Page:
Review in Brief: In the Heights (2021)

“Feelgood film of the year” is an overused poster quote, but as far as IN THE HEIGHTS is concerned it’s probably true. Lin-Manuel Miranda’s pre-HAMILTON hit brought to the screen by Jon M Chu has the same confidence and similar layered R’n’B inflected and rap-peppered musical numbers but with firm rooting in its vibrant culture and place, the Dominican New York neighbourhood of Washington Heights. During a gruelling summer heatwave and subsequent power cut, Usnavi (Anthony Ramos) saves every penny from his bodega to fund a return to his childhood home of the Dominican Republic, while his friends, family and neighbours all chase their dreams as the Heights begins to change beyond recognition. You could quibble and nitpick about the editing being a little too choppy to make the most of the dazzling dance numbers and for an egregiously bad greenscreen insert shot in one of the standout sequences, but the style (including dips into dreamy fantasy), carnival atmosphere and performances, particularly from Ramos, Corey Hawkins and Melissa Barrera still make the film soar. SSP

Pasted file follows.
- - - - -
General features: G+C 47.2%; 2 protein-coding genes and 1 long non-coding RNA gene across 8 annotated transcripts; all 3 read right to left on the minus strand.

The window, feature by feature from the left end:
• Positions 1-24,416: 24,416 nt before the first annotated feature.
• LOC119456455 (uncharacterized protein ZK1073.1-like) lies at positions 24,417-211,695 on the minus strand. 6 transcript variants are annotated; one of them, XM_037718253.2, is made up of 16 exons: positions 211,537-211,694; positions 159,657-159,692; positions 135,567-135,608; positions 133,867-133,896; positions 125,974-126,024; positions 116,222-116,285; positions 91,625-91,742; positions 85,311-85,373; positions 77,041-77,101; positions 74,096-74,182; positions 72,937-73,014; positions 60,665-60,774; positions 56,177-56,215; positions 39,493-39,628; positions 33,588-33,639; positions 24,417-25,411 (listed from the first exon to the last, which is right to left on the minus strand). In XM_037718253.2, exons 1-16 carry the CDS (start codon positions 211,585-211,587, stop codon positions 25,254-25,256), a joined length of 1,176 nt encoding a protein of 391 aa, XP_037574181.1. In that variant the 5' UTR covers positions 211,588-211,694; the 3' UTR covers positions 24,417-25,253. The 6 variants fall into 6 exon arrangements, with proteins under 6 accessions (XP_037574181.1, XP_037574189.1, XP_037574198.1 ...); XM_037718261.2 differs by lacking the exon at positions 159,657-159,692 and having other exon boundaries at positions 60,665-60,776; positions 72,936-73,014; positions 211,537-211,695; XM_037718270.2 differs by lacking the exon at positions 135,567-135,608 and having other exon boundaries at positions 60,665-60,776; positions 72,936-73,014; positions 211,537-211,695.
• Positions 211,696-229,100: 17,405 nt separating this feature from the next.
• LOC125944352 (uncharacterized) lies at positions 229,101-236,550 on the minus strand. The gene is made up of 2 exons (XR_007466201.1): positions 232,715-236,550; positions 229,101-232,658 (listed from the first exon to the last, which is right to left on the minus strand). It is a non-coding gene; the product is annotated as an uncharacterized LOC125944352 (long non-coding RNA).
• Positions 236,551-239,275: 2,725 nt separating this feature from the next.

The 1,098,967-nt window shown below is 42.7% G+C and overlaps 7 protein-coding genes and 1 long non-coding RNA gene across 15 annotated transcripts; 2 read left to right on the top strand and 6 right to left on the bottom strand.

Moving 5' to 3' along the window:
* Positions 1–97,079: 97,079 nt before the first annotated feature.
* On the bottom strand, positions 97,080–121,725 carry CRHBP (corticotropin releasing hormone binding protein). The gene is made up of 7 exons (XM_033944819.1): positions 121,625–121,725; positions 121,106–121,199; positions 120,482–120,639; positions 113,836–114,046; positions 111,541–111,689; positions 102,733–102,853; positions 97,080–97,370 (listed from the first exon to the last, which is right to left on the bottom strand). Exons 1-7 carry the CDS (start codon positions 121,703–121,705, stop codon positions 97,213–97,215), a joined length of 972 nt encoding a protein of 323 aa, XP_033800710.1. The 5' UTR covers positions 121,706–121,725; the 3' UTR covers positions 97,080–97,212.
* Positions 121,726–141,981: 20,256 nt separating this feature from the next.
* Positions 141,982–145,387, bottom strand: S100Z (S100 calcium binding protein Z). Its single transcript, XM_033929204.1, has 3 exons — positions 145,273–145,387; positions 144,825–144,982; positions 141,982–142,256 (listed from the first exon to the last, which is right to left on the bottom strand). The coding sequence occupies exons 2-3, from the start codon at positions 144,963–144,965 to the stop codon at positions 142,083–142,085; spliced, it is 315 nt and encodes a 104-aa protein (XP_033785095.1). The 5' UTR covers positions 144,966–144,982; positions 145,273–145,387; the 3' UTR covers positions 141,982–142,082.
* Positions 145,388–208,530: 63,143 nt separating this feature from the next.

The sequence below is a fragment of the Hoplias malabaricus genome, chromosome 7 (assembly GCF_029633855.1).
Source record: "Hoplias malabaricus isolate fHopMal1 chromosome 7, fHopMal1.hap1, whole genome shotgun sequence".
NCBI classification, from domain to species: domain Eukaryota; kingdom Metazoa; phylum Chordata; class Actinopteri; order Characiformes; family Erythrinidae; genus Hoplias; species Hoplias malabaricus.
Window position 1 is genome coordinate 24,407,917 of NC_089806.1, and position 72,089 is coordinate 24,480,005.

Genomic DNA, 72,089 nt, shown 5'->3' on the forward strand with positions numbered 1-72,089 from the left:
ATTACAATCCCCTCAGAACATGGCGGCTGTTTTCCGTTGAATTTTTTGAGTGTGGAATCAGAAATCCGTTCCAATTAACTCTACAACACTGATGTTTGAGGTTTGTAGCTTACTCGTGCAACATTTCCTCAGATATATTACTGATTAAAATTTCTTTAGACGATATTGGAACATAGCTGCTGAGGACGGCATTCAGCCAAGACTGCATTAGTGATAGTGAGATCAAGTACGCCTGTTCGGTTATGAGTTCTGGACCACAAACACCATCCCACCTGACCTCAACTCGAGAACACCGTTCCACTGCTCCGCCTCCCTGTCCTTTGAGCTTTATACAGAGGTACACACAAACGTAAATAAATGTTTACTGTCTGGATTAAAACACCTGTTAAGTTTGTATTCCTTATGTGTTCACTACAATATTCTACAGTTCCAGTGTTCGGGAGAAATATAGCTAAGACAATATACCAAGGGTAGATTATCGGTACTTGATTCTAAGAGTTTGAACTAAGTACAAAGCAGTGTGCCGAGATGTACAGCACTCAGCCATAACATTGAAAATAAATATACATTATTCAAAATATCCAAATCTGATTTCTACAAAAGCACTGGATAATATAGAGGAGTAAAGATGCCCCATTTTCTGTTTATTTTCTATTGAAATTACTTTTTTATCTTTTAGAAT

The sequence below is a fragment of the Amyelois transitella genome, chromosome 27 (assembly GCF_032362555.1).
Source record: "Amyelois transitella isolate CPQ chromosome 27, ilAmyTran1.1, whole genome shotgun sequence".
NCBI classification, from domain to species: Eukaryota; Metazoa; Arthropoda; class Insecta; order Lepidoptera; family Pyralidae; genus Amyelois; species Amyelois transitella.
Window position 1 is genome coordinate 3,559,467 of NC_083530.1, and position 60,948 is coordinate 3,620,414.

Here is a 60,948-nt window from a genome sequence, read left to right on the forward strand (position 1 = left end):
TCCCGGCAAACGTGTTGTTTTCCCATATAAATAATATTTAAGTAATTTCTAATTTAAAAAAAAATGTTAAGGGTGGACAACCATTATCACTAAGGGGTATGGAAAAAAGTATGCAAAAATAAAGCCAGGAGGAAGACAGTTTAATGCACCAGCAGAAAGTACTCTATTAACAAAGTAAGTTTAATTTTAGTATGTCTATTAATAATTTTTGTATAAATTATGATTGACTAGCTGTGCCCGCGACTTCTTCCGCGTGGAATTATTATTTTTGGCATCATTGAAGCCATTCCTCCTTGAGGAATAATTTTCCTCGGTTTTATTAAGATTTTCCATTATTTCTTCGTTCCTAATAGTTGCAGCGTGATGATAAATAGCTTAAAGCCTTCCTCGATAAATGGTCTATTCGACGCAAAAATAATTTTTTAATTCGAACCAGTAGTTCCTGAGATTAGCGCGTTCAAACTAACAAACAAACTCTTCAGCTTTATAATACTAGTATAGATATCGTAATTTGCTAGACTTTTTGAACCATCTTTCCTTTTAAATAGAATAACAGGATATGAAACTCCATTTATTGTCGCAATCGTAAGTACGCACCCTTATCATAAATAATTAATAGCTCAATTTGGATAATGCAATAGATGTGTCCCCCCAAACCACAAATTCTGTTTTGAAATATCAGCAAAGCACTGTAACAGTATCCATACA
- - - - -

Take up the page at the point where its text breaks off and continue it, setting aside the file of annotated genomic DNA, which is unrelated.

About Sam Sewell-Peterson

Writer and film fanatic fond of black comedies, sci-fi, animation and films about dysfunctional families.
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